4 Hidden Costs Behind Rewards Cards

4 Hidden Costs Behind Rewards Cards

June 13, 2017

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There’s no such thing as a free lunch, right? Many credit card companies try to entice customers with rewards such as cash back, free hotel stays, or travel perks — but almost everything comes at a cost.

Those “free” rewards you get simply for using your credit card might not actually be all that free. The most common culprit is hidden fees buried deep within the fine print of credit card applications. Try this statistic on for size: About 233 million hidden credit card charges occur each year, costing consumers billions of dollars annually.

The rewards are sometimes worth the fees and charges, but it’s essential to first understand what you’re paying in fees versus what you’re earning in perks. Here are a few elements to consider when assessing rewards cards:

1. Annual Fees

Annual fees are one of the most common credit card charges, with fees ranging from zero to hundreds of dollars per year. Cards with higher fees often deliver better perks, but you should estimate how much you will be earning in rewards and compare that figure to how much you might pay in fees before you sign up for anything.

The Capital One Venture Rewards Card charges a nominal $59 annual fee after the first year, for example, but it offers unlimited travel rewards for airlines, hotels, car rentals, and more. This card could be a smart investment for someone who travels often and can rake in hundreds of dollars’ worth of rewards. If you rarely travel, however, you’ll end up wasting money on perks you’ll never enjoy.

2. Free Service Switcheroo

Many credit card companies lure customers in with offers such as zero percent APR, no annual fees, or extra discounts or rewards. Many of these offers are only valid for a few months or a year before they vanish. Suddenly, cardholders are hit with hefty fees they likely didn’t see coming.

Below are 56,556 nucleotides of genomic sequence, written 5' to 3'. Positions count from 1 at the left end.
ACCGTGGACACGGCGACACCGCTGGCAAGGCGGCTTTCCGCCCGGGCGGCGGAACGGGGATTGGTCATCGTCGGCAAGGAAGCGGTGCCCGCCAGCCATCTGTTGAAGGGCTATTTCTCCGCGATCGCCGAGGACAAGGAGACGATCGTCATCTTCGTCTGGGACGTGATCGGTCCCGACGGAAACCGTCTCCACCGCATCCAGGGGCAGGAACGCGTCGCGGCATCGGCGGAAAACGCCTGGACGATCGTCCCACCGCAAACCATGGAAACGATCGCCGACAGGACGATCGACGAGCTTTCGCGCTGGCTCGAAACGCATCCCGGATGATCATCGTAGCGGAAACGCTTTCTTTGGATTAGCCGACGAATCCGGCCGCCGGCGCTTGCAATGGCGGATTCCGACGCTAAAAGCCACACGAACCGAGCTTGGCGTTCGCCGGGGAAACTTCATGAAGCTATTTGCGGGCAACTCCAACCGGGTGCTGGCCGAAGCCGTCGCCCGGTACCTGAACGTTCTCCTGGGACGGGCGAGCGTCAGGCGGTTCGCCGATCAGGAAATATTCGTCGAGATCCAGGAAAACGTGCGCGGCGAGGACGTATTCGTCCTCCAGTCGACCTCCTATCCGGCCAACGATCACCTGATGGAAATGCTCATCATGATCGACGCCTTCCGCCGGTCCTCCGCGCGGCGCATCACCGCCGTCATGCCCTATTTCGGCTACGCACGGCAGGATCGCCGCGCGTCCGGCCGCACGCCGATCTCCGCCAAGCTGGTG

Similar to a subscription service that gives you a free trial before sneakily charging you when you forget to cancel, credit cards with free-to-paid fees often give you no warning before charging you after your free period ends.

Before you sign up for that unbelievable deal, read the fine print to see how long an offer lasts. A 0 percent APR that skyrockets to 23 percent after 6 months, for example, could end up costing you more in the long run than a card with a 15 percent APR and no free introductory period.

3. Sign-Up Bonuses

A credit card that will actually pay you money simply for signing up? It sounds like a dream come true. That sudden cash influx can be beneficial, but do your homework before you dive in. Unfortunately, there’s almost always a catch when it comes to sign-up bonuses. Most of them require you to meet a certain spending threshold within a set amount of time to claim your bonus, such as spending $500 in your first 3 months. Whether or not it’s a good deal will largely hinge on your personal spending habits.

For example, the Barclaycard Arrival Plus World Elite MasterCard offers 50,000 bonus miles for cardholders who spend at least $3,000 on purchases in the first 90 days. If you typically spend that much money in a 90-day period, it could be a great perk. If you feel the need to spend more money than usual to reap the reward, it’s not quite as beneficial.

4. Annual Percentage Rate

Rewards cards are notorious for high APRs because credit card companies know people are willing to pay higher interest rates if they’re getting money back. You will want to estimate how much money you will pay in interest compared to what you might earn in rewards to determine whether it’s such a great deal.

Capital One’s Quicksilver Cash Rewards Card, for instance, offers unlimited 1.5 percent cash back on all purchases. Cardholders enjoy zero percent APR for the first nine months, though the card’s interest rate rises to anywhere between 13.74 percent and 23.74 percent after that introductory period.

If you pay your bills in full each month while using your credit card for everyday purchases, this card could help you earn massive rewards without any concern about rising interest rates. If you typically carry a balance and only use your card for emergencies, you could end up paying high interest rates without receiving any extra benefits.

It’s natural to be tempted by low interest rates, travel rewards, or free money, but nothing is ever truly free — particularly in the credit world. The rewards often outweigh any associated fees, but only if the card in question matches your spending habits. Do plenty of research ahead of time to ensure you know what you’re getting into. The last thing you want to do is expect a free lunch, only to get saddled with a hefty bill.